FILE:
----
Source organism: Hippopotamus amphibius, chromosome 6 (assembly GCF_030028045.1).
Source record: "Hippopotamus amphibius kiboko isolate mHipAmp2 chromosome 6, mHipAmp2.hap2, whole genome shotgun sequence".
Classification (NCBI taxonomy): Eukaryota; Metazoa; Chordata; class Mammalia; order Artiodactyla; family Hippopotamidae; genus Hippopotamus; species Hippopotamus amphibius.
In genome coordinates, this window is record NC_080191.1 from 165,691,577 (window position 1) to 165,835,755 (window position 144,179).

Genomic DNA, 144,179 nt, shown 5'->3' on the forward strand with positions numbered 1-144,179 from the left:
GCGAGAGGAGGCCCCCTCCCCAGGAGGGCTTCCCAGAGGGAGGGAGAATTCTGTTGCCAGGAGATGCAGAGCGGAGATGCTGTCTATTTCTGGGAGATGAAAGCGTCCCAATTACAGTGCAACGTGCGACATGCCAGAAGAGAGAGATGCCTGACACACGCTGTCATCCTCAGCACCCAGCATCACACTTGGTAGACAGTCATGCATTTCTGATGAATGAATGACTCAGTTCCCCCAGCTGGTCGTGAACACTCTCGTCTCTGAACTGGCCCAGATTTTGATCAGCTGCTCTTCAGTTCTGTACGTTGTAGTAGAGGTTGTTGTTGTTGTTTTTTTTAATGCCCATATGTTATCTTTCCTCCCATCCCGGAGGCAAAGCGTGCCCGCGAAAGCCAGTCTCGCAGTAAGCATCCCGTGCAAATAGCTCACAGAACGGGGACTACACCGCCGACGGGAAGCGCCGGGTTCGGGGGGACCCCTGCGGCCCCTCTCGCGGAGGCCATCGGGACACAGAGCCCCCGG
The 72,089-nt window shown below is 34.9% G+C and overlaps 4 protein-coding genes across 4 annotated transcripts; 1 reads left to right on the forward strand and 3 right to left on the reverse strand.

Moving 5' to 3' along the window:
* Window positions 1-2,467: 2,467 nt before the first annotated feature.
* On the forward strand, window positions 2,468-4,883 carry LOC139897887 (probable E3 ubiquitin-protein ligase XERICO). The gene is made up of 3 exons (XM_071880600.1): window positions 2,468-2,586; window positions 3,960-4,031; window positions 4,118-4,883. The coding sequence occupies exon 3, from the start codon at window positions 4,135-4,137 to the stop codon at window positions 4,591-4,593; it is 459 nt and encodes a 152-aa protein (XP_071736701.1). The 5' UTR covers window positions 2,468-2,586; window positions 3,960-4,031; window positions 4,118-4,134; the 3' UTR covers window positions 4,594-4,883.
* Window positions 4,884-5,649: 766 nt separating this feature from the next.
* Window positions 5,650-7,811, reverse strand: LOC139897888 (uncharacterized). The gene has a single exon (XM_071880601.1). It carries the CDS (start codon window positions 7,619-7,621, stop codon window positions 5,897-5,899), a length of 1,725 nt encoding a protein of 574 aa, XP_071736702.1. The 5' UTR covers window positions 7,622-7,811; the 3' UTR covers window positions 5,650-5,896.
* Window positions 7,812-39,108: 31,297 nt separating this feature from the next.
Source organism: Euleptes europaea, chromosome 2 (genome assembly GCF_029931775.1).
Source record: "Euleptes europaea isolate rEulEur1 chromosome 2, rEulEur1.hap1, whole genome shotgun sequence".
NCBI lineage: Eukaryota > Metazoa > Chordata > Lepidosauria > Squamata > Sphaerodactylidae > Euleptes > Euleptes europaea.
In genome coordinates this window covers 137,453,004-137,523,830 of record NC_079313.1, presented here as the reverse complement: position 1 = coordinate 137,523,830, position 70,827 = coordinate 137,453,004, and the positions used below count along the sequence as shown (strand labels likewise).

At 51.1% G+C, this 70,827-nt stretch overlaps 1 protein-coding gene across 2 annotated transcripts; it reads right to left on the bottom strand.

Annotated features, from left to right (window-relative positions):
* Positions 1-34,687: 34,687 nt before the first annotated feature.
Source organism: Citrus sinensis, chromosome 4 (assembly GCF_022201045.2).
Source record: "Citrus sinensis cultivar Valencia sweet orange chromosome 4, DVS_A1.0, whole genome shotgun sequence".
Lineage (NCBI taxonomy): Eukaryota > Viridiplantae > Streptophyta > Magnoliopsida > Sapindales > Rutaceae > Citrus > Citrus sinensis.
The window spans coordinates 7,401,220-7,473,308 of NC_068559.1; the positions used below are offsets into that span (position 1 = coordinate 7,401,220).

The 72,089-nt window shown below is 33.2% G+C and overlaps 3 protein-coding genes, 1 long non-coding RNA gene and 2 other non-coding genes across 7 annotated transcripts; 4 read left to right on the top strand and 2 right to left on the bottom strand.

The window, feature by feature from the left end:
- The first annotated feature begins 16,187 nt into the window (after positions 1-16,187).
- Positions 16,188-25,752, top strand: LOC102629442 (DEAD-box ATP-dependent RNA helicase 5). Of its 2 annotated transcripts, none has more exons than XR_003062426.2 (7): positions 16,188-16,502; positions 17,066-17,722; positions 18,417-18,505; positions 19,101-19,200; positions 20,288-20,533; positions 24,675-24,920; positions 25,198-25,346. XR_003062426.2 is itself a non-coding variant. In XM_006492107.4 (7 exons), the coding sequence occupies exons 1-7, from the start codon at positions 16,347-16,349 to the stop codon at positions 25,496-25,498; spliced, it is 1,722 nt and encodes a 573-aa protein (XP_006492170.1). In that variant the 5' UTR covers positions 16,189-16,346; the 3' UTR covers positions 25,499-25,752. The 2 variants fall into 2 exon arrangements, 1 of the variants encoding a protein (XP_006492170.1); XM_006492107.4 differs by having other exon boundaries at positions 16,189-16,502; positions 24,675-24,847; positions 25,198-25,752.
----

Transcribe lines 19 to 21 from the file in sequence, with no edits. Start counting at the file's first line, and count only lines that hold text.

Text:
Annotated features, from left to right (window-relative positions):
* Positions 1-34,687: 34,687 nt before the first annotated feature.
Source organism: Citrus sinensis, chromosome 4 (assembly GCF_022201045.2).